“We are in the market as a critical stakeholder because of the attractions especially in the areas of food security, poverty alleviation, economic growth and essentially to contribute to the development of agricultural sector in the state,” he said.

He disclosed that over 400 persons work on the farm on daily basis, adding that: “In different times, thousands of people have worked on the farm and our goal is to make sure we employ tens of thousands more. We wouldn’t have to employ all of them as they can work as outgrows in our ecosystem. But like I said earlier, everything they produce we would buy.

“Agbeyewa is spearheading the development of vibrant and inclusive agro-allied with business model centred around the cultivation, aggregation and distribution of three key crops: cassava, yam and maize. In addition to this, cultivate a diverse range of crops such as vegetables, tomatoes, pepper, plantain, melon and many more.”

He stated that the footprint of the farm spans over 15,000 hectares in Ekiti State, with 8,000 hectares actively under cultivation.

In his own submission, the US Consular General in Nigeria, Mr David Greene, opined that the US is keen on establishing and strengthening partnership with the state particularly in the agricultural sector in the areas of diary farming, cocoa production and cassava production to increase export yields, ensure food security and mitigate post-harvest losses.

According to him, Ekiti State has the potentials to cultivate and export cassava in large quantities hence the partnership to assist in achieving the economic objectives of the state.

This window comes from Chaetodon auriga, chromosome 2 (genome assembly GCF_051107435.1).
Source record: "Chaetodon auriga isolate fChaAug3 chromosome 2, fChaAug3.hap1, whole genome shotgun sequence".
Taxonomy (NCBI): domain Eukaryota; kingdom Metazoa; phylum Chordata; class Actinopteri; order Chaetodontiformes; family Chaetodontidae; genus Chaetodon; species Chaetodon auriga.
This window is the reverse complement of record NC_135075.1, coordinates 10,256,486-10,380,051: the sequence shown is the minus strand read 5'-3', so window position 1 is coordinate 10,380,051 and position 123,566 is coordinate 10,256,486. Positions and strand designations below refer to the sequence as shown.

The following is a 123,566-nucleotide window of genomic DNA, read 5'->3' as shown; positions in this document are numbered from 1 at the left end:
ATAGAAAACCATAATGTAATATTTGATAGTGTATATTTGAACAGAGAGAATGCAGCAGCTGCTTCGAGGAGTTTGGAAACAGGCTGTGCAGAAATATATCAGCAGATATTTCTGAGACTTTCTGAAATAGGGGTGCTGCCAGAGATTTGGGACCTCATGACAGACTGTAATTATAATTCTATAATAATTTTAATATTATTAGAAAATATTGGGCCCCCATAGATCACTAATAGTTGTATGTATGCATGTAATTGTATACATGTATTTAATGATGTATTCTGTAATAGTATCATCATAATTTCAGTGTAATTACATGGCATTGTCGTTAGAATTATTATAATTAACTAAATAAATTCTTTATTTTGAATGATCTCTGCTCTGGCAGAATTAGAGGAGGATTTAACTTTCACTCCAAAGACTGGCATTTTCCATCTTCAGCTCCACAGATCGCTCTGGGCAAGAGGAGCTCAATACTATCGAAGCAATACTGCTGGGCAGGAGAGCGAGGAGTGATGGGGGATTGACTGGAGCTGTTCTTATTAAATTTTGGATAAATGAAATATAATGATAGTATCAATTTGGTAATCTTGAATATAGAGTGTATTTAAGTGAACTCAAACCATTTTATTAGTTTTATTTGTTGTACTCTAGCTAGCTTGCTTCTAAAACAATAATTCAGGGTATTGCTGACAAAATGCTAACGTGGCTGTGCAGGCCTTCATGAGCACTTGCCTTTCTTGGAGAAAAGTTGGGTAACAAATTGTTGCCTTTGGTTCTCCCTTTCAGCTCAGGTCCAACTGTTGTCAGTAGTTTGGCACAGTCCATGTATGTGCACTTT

“We want to make cassava production more professional and develop the agriculture industry in Ekiti State by developing better farming methods,” he said, stressing that the US will introduce mechanisation to increase productivity and create jobs for the people.

The US Envoy, who spoke at Ipao-Ekiti in Ikole Ekiti Local Government Area of the dtate, where he led a team from the American Embassy on a visit to the Agbayewa Farms.

The US envoy, who was accompanied by the Consul General of the American Embassy, William Stevens, and some top embassy officials to the farm, was received by the chairman of CAVISTA Holdings, Olajide.

Greene described the farm as quite amazing, saying: “It demonstrates what is capable,” adding that: “We are all aware of the security and food security concern in the country. Agriculture in Nigeria is a credible potential, but it is underutilised. So through this project, investment and leadership like this, I think the lives of a lot of Nigerians can be changed for the better.

“United States is doing a lot in the sector, of course, I can’t tell you exactly what we might do in the future with the farm, but we have got a lot of investment in dairy farm, cocoa production in Ekiti State and elsewhere. USAID’s feed the future is doing a lot for us with Nigerian producers and of course we collaborate very closely with the donors, World Bank and others but we really focused on solving the agriculture challenges.

“So, with kind of innovations you see here, we all need to work together for the benefit of Nigerians. Moreso, it is going to help Nigerian lives, increase export yields, generally revolutionise the economy, given the potential the agriculture represents.”